2012 Reprint of 1927 London Edition. A landmark novel of high modernism, the text centers on a visit to the Isle of Skye in Scotland between 1910 and 1920. Woolf skillfully manipulates temporal and psychological elements in her novel. "To the Lighthouse" follows and extends the tradition of modernist novelists like Marcel Proust and James Joyce, where the plot is secondary to philosophical introspection, and the prose can be winding and hard to follow. The novel includes little dialogue and almost no action; most of it is written as thoughts and observations. The novel recalls childhood emotions and highlights adult relationships. Among the book's many tropes and themes are those of loss, subjectivity, and the problem of perception. In 1998, the MODERN LIBRARY named "To the Lighthouse" No. 15 on its list of the 100 best English-language novels of the 20th century. In 2005, the novel was chosen by TIME magazine as one of the one hundred best English-language novels from 1923 to present.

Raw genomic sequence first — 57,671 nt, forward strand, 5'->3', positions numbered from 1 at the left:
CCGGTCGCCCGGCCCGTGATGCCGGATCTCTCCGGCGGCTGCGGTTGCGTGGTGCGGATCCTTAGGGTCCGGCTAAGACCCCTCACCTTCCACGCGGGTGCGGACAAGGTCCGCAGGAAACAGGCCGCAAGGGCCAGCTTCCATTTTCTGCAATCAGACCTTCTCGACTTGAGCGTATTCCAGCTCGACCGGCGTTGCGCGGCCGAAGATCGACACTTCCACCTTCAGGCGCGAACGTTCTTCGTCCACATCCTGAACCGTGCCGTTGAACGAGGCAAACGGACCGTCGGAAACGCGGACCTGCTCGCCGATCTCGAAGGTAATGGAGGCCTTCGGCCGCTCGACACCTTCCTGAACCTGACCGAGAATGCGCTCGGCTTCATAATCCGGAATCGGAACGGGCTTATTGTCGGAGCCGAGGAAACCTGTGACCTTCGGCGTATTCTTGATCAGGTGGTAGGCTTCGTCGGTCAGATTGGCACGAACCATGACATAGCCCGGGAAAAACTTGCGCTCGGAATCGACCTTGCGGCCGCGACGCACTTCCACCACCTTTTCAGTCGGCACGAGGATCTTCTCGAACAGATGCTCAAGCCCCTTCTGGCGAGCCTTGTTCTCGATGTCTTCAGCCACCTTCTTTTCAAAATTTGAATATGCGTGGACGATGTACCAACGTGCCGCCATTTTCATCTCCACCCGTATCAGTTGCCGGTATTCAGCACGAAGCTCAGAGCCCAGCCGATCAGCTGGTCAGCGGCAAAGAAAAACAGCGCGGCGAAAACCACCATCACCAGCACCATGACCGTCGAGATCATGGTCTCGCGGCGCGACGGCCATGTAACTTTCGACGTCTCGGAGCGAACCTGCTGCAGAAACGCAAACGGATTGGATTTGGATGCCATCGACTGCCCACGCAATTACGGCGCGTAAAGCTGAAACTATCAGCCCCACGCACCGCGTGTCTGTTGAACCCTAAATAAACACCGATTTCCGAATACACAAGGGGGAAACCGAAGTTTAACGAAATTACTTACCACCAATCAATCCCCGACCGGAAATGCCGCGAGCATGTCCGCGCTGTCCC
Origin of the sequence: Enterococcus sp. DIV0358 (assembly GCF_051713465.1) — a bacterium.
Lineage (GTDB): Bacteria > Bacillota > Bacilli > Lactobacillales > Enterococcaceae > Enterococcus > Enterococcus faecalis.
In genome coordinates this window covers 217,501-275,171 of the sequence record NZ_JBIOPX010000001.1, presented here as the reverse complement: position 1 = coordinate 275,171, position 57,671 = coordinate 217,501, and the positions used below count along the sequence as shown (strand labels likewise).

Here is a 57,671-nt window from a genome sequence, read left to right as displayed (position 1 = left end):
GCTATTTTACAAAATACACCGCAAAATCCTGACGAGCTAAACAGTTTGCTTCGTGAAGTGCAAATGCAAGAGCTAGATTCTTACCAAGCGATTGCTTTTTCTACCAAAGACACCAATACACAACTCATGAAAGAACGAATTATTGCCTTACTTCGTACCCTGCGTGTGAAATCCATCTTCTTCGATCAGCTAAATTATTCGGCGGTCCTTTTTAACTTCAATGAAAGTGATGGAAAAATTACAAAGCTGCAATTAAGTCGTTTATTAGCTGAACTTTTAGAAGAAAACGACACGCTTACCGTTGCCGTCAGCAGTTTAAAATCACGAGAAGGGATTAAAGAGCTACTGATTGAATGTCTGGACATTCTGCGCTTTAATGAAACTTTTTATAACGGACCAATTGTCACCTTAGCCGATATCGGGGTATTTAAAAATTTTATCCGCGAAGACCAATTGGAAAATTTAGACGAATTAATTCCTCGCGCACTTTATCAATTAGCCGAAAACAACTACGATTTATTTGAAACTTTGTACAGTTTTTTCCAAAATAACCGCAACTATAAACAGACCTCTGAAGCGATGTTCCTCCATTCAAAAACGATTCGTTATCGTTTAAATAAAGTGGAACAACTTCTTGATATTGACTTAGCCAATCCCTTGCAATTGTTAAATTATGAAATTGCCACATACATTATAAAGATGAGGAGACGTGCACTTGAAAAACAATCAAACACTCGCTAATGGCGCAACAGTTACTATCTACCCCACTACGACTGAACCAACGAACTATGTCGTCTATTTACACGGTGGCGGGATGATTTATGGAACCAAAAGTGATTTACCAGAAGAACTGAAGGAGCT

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From the seemingly trivial postponement of a visit to a nearby lighthouse, Virginia Woolf constructs a remarkable and moving examination of the complex tensions and allegiances of family life, and the conflict between male and female principles, in what is probably her most popular novel.From the Back Cover:
Though its fame as an icon of twentieth-century literature rests primarily on the brilliance of its narrative technique and the impressionistic beauty of its prose, 'To The Lighthouse' is above all the story of a quest, and as such it possesses a brave and magical universality.
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